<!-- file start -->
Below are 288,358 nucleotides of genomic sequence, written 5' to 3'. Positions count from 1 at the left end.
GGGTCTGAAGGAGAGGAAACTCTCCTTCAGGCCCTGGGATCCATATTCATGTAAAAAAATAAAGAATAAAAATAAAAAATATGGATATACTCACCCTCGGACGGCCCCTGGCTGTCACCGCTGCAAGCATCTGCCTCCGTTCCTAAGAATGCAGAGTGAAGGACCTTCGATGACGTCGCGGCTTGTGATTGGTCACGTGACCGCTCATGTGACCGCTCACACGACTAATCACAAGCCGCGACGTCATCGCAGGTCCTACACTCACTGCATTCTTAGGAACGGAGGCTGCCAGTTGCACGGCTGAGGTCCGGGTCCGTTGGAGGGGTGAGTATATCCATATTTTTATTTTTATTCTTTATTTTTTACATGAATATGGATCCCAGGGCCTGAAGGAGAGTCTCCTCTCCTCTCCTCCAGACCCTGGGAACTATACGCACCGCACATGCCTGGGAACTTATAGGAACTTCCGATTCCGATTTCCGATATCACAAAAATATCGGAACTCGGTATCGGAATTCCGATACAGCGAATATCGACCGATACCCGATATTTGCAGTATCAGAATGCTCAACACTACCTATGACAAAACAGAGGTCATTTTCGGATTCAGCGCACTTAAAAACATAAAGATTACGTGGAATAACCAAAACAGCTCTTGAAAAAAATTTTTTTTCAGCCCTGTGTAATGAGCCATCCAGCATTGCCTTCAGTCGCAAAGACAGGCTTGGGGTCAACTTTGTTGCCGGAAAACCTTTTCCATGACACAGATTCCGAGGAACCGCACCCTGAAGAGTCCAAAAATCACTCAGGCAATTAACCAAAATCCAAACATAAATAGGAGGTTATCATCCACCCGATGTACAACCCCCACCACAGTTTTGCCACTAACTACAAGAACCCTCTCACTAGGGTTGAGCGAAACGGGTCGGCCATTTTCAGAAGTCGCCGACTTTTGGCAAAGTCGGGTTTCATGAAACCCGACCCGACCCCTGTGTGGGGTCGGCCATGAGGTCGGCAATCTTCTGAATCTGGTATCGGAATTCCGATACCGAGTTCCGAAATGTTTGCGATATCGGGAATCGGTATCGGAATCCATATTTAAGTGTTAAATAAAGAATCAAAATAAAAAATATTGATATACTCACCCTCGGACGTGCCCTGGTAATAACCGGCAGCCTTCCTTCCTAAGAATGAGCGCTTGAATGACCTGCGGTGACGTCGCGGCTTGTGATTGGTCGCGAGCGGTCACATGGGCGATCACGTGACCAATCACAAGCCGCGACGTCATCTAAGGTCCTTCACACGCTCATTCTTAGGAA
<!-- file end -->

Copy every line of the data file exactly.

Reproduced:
Below are 288,358 nucleotides of genomic sequence, written 5' to 3'. Positions count from 1 at the left end.
GGGTCTGAAGGAGAGGAAACTCTCCTTCAGGCCCTGGGATCCATATTCATGTAAAAAAATAAAGAATAAAAATAAAAAATATGGATATACTCACCCTCGGACGGCCCCTGGCTGTCACCGCTGCAAGCATCTGCCTCCGTTCCTAAGAATGCAGAGTGAAGGACCTTCGATGACGTCGCGGCTTGTGATTGGTCACGTGACCGCTCATGTGACCGCTCACACGACTAATCACAAGCCGCGACGTCATCGCAGGTCCTACACTCACTGCATTCTTAGGAACGGAGGCTGCCAGTTGCACGGCTGAGGTCCGGGTCCGTTGGAGGGGTGAGTATATCCATATTTTTATTTTTATTCTTTATTTTTTACATGAATATGGATCCCAGGGCCTGAAGGAGAGTCTCCTCTCCTCTCCTCCAGACCCTGGGAACTATACGCACCGCACATGCCTGGGAACTTATAGGAACTTCCGATTCCGATTTCCGATATCACAAAAATATCGGAACTCGGTATCGGAATTCCGATACAGCGAATATCGACCGATACCCGATATTTGCAGTATCAGAATGCTCAACACTACCTATGACAAAACAGAGGTCATTTTCGGATTCAGCGCACTTAAAAACATAAAGATTACGTGGAATAACCAAAACAGCTCTTGAAAAAAATTTTTTTTCAGCCCTGTGTAATGAGCCATCCAGCATTGCCTTCAGTCGCAAAGACAGGCTTGGGGTCAACTTTGTTGCCGGAAAACCTTTTCCATGACACAGATTCCGAGGAACCGCACCCTGAAGAGTCCAAAAATCACTCAGGCAATTAACCAAAATCCAAACATAAATAGGAGGTTATCATCCACCCGATGTACAACCCCCACCACAGTTTTGCCACTAACTACAAGAACCCTCTCACTAGGGTTGAGCGAAACGGGTCGGCCATTTTCAGAAGTCGCCGACTTTTGGCAAAGTCGGGTTTCATGAAACCCGACCCGACCCCTGTGTGGGGTCGGCCATGAGGTCGGCAATCTTCTGAATCTGGTATCGGAATTCCGATACCGAGTTCCGAAATGTTTGCGATATCGGGAATCGGTATCGGAATCCATATTTAAGTGTTAAATAAAGAATCAAAATAAAAAATATTGATATACTCACCCTCGGACGTGCCCTGGTAATAACCGGCAGCCTTCCTTCCTAAGAATGAGCGCTTGAATGACCTGCGGTGACGTCGCGGCTTGTGATTGGTCGCGAGCGGTCACATGGGCGATCACGTGACCAATCACAAGCCGCGACGTCATCTAAGGTCCTTCACACGCTCATTCTTAGGAA